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If you’re thinking about getting a puppy or kitten, animal welfare advocates strongly suggest sourcing the animal from a shelter or a rescue group.

If you are determined to get one from a breeder or a pet store, you might want to double-check that you are actually buying the fluffy little bundle — and not leasing it.

That’s right: Pet leasing is a fairly new but very real industry, one that’s getting growing scrutiny from lawmakers and animal rights organizations.

The American Society for the Prevention of Cruelty to Animals maintains that pet leasing is a predatory practice for pushing expensive puppies on people who can’t afford them and don’t always understand they are essentially renting an animal and paying far more than they might have realized.

That’s what happened last year to Natalie Sullivan of Brooklyn.

She and her roommate had been thinking about getting a pet. They were being very deliberate about their decisions, until they fell for a tiny black French bulldog-Boston terrier mix at a pet store in Queens. The friends couldn’t afford the puppy’s $1,450 sticker price, so they decided to take up a store employee’s offer of a “payment plan.” They would pay about $123 every month for two years, according to the contract.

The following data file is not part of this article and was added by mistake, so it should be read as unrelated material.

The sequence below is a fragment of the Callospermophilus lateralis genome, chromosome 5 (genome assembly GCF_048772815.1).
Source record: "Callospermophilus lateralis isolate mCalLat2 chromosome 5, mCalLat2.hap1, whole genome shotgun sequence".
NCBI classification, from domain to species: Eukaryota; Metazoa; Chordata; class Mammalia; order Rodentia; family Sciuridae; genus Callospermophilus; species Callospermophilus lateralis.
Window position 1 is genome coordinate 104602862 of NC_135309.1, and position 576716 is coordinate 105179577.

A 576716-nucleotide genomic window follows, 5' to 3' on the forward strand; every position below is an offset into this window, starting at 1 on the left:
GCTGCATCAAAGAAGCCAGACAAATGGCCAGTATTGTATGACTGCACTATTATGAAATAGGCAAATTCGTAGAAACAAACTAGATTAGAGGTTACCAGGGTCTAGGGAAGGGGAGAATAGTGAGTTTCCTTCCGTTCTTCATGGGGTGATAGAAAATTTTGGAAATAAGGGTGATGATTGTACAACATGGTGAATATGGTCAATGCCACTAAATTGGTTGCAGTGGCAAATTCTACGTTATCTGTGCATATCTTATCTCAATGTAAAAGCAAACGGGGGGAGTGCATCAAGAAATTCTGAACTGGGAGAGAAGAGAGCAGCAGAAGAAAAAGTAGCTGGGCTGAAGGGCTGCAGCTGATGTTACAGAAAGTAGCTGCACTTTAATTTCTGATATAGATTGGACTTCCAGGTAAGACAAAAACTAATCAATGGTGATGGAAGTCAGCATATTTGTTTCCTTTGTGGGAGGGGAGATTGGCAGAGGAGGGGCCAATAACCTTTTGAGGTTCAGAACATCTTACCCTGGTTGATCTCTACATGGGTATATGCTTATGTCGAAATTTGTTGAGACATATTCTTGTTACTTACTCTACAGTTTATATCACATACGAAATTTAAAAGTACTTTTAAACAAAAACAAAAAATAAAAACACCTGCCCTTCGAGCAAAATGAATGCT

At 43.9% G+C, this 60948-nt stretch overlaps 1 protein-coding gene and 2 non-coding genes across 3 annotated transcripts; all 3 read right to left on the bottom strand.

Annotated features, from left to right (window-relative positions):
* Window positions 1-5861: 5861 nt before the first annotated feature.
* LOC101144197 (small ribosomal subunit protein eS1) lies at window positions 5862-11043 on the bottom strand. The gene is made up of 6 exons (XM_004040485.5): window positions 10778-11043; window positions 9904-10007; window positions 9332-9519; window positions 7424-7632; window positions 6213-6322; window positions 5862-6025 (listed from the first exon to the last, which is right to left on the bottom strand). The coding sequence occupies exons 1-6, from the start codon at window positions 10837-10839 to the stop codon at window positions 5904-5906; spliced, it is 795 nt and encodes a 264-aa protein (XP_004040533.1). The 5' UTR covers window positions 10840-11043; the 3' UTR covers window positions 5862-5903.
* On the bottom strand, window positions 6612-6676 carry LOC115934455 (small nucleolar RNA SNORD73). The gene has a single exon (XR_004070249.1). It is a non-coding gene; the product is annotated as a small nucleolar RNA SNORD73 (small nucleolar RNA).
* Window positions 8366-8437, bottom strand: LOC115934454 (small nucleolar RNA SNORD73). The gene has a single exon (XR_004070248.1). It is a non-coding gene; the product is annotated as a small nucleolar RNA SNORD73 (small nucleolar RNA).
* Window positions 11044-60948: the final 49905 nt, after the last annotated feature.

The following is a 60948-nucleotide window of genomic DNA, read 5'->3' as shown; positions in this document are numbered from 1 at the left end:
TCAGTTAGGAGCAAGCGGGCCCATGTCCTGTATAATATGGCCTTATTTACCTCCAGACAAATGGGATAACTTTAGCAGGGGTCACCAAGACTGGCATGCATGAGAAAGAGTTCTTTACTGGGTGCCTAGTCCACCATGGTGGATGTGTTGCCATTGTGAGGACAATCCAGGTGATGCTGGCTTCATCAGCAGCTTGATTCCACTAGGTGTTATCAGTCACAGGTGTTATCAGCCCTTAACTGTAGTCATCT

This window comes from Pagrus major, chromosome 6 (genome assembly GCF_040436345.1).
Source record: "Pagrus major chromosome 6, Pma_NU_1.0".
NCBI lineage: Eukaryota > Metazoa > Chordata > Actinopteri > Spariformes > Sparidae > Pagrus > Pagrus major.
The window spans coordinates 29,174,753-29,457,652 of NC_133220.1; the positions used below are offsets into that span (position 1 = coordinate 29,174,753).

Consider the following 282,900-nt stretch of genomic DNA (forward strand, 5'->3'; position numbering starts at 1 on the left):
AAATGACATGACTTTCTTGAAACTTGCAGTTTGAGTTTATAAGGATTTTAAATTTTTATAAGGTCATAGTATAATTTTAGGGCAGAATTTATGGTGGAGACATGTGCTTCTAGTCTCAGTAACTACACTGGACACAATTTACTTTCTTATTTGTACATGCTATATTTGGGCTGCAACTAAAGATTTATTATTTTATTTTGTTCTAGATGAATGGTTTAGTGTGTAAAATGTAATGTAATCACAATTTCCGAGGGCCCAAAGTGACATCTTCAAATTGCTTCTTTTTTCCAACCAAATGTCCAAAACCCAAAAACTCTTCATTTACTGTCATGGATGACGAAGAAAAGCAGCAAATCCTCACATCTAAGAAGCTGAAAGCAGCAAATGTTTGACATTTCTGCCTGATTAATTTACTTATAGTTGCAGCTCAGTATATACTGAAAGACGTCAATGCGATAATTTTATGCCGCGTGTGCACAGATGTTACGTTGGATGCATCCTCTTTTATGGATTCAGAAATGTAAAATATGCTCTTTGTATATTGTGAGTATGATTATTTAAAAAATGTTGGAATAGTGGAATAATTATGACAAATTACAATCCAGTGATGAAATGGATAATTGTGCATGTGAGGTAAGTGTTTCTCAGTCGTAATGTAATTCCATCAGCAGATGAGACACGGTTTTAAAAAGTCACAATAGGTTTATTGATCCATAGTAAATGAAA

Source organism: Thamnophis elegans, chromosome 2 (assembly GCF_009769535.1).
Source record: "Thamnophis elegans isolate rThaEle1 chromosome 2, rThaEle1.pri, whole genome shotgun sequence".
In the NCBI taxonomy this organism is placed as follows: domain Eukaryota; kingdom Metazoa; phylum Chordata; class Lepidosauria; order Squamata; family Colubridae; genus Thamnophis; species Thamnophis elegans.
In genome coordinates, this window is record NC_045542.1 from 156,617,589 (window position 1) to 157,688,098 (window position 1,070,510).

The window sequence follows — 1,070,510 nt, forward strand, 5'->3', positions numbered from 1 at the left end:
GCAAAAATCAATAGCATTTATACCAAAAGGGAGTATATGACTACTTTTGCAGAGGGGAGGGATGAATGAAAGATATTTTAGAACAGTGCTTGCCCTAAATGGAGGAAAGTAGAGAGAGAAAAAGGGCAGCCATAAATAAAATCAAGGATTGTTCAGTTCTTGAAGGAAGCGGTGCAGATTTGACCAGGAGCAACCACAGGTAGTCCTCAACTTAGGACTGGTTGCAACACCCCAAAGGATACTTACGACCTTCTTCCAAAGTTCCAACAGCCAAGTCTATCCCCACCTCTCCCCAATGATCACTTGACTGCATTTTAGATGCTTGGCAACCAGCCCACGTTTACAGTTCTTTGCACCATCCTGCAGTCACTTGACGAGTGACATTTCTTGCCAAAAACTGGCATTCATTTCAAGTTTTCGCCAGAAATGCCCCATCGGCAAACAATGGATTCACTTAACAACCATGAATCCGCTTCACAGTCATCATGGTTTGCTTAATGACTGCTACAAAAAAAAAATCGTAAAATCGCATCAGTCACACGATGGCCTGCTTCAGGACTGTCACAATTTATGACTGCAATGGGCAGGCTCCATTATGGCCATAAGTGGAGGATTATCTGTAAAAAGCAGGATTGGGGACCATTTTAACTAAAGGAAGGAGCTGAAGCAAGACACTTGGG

Once they were home, Sullivan reviewed the paperwork and discovered that they weren’t the dog’s owners — and wouldn’t be for at least two years, when the lease ended. By that time, the women would have already paid nearly $3,000, and another final payment of $266 would be required before they could own it.

While there’s nothing unlawful about renting-to-own a living animal, Jennie Lintz, the puppy mills campaign director for the ASPCA, said the lease deals are ethically troubling, in part because the person caring for the puppy has no ownership rights.

“Being treated as an inanimate object as part of a lease is problematic,” she said. “It definitely raises issues about what people expect when they get a pet and the decisionmaking power they have.”

The most prominent pet-leasing firm, Nevada-based Wags Lending, maintains it “helps customers afford that dream pet when buying outright is not an option,” according to a video on its site.

But some legislatures beg to differ. California and Nevada passed bans on pet leasing, and the ASPCA is lobbying other states to do the same. The Federal Trade Commission’s consumer information blog recently warned about the practice, noting that people who lease pets can still be on the hook for payments, even if the animal dies.

“They are marketing to people who don’t have access to credit and who are looking to make a high-value purchase — a dog or cat that is worth a lot of money — which they just can’t afford,” said Anna Caballero, a state representative who sponsored the California ban.

Once she realized what she and her roommate had agreed to, Sullivan decided to dip into her savings and buy out the contract. She and her roommate ended up paying nearly $1,800 for the dog, which they named Jane.

“She is actually an awesome dog,” Sullivan said. “But I learned a very big lesson.”